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I want to find the $$\lim_{x\rightarrow \infty} (\sqrt x-x)$$

What I was thinking was to multiply by the conjugate since that's normally what you do with square roots, So I would get

$$\lim_{x\rightarrow\infty} (\sqrt{x}-x)\cdot\frac{(\sqrt{x}+x)}{(\sqrt{x}+x)}$$

$=\lim_{x\rightarrow\infty} \frac{x-x^2}{\sqrt{x}+x} = \lim_{x\rightarrow\infty}\frac{x(1-x)}{\sqrt{x} (1+x)} = \lim_{x\rightarrow\infty} \frac{-x}{\sqrt{x}}$

I guess as x goes to infinity, $\sqrt \infty$ is smaller than $-\infty$, so it blows up to $-\infty$ but I'm unsure if this logic is correct.

One solution I found was $\lim_{x\rightarrow\infty} \sqrt x (1-\sqrt x) = (\infty) (1-\infty) = (\infty)(-\infty) = -\infty$

However I'm just uncomfortable actually plugging in $\infty$ for limit values and I also wouldn't think to do this. I would think to multiply by the conjugate

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  • $\begingroup$ $\sqrt{x}-x = x(\frac{1}{\sqrt{x}}-1) \to -\infty$ $\endgroup$ – Jakobian Jun 15 '19 at 23:30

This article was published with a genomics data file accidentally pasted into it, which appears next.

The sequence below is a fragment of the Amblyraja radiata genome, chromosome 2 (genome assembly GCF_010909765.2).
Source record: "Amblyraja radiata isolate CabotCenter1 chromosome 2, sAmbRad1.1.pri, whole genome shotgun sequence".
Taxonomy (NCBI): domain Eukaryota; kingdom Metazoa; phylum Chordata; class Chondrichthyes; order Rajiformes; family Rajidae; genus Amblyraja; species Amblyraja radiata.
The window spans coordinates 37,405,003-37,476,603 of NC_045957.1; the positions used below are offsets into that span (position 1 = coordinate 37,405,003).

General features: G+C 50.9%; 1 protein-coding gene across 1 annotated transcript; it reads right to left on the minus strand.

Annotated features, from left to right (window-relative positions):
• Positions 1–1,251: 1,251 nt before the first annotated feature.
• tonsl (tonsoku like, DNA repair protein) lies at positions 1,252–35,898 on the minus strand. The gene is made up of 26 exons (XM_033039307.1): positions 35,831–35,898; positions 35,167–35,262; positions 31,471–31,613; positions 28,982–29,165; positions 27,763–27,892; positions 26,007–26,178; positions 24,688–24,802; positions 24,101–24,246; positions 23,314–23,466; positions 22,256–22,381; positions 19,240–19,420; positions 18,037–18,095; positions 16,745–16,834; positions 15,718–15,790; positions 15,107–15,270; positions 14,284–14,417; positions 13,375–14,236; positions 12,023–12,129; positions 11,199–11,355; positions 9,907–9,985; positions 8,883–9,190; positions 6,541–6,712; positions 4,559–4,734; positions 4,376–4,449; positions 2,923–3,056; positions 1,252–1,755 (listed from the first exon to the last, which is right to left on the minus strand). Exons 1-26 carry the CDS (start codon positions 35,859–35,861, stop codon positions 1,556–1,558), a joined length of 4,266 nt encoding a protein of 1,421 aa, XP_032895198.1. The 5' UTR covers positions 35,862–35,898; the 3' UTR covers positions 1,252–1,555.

• $\begingroup$ $\sqrt{x}-x=-\sqrt{x}\left(\sqrt{x}-1\right)\to-\infty$ $\endgroup$ – robjohn Jun 16 '19 at 7:42
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One thing you can also do, which is often looked over, is substituting x.

For example by $f(x)= x^2$. This is allowed, as both $f(x)$ and $x$ tend to $\infty$ for $x\to\infty$.

With this the problem becomes: $$ \lim_{x\rightarrow \infty} (\sqrt x-x) =\lim_{x\rightarrow \infty} (x-x^2) $$

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  • $\begingroup$ thank you! is this kind of like squeeze theorem? $\endgroup$ – user477465 Jun 16 '19 at 0:28
  • $\begingroup$ @user477465 This follows directly from the fact, that both $f(x):=x$ and $f(x):=x^2$ have $\lim_{x\to\infty} f(x)= \infty$. If you take the definition apart, it means basically, that no matter how high an $\epsilon$ you choose, both functions still will eventually reach a point from which they'll grow above it. $\endgroup$ – Sudix Jun 16 '19 at 0:53
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Your intuition is correct even if your manipulations do not literally make sense. Observe that for all $x\geq 2$, we have that $\sqrt{x}\leq x/4$. Thus, $$ \sqrt{x}-x\leq \frac{x}{4}-x=-\frac{3x}{4}, $$ which tends to $-\infty$ as $x\to\infty$. Thus the limit is $-\infty$, by the comparison theorem for limits.

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If $x \geq 1$ then $\frac {x^{2}-x} {\sqrt x +x} \geq \frac {x^{2}-x} {x +x} =\frac 1 2 (x-1) \to \infty$. Now multiply by $-1$.

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